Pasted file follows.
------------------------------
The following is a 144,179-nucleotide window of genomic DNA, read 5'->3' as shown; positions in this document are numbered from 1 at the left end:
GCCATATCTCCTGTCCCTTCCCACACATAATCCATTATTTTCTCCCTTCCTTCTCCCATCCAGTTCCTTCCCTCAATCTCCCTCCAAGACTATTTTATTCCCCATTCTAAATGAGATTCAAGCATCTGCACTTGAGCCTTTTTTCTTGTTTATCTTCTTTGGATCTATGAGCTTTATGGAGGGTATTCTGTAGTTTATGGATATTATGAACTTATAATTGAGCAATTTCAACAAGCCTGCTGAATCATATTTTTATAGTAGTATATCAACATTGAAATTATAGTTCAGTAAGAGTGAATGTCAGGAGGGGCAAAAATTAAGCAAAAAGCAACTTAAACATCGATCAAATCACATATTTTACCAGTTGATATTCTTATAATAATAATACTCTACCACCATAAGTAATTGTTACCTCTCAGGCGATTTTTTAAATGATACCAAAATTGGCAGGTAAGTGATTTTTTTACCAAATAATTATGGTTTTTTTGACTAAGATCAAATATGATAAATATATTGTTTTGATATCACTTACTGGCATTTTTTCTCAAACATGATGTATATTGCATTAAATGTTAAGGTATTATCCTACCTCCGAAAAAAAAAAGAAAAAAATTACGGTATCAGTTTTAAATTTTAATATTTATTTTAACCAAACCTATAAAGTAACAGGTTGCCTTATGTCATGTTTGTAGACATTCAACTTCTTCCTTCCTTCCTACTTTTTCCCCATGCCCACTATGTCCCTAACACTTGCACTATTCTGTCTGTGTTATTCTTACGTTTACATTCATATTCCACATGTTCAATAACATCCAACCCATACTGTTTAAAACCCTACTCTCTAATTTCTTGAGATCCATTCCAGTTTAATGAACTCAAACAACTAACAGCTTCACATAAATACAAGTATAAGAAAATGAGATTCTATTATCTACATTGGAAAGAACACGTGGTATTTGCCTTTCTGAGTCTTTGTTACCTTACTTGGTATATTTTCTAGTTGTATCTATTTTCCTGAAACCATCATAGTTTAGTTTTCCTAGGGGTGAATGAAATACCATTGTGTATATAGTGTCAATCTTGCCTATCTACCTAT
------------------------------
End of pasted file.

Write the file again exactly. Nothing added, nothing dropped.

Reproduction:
The following is a 144,179-nucleotide window of genomic DNA, read 5'->3' as shown; positions in this document are numbered from 1 at the left end:
GCCATATCTCCTGTCCCTTCCCACACATAATCCATTATTTTCTCCCTTCCTTCTCCCATCCAGTTCCTTCCCTCAATCTCCCTCCAAGACTATTTTATTCCCCATTCTAAATGAGATTCAAGCATCTGCACTTGAGCCTTTTTTCTTGTTTATCTTCTTTGGATCTATGAGCTTTATGGAGGGTATTCTGTAGTTTATGGATATTATGAACTTATAATTGAGCAATTTCAACAAGCCTGCTGAATCATATTTTTATAGTAGTATATCAACATTGAAATTATAGTTCAGTAAGAGTGAATGTCAGGAGGGGCAAAAATTAAGCAAAAAGCAACTTAAACATCGATCAAATCACATATTTTACCAGTTGATATTCTTATAATAATAATACTCTACCACCATAAGTAATTGTTACCTCTCAGGCGATTTTTTAAATGATACCAAAATTGGCAGGTAAGTGATTTTTTTACCAAATAATTATGGTTTTTTTGACTAAGATCAAATATGATAAATATATTGTTTTGATATCACTTACTGGCATTTTTTCTCAAACATGATGTATATTGCATTAAATGTTAAGGTATTATCCTACCTCCGAAAAAAAAAAGAAAAAAATTACGGTATCAGTTTTAAATTTTAATATTTATTTTAACCAAACCTATAAAGTAACAGGTTGCCTTATGTCATGTTTGTAGACATTCAACTTCTTCCTTCCTTCCTACTTTTTCCCCATGCCCACTATGTCCCTAACACTTGCACTATTCTGTCTGTGTTATTCTTACGTTTACATTCATATTCCACATGTTCAATAACATCCAACCCATACTGTTTAAAACCCTACTCTCTAATTTCTTGAGATCCATTCCAGTTTAATGAACTCAAACAACTAACAGCTTCACATAAATACAAGTATAAGAAAATGAGATTCTATTATCTACATTGGAAAGAACACGTGGTATTTGCCTTTCTGAGTCTTTGTTACCTTACTTGGTATATTTTCTAGTTGTATCTATTTTCCTGAAACCATCATAGTTTAGTTTTCCTAGGGGTGAATGAAATACCATTGTGTATATAGTGTCAATCTTGCCTATCTACCTAT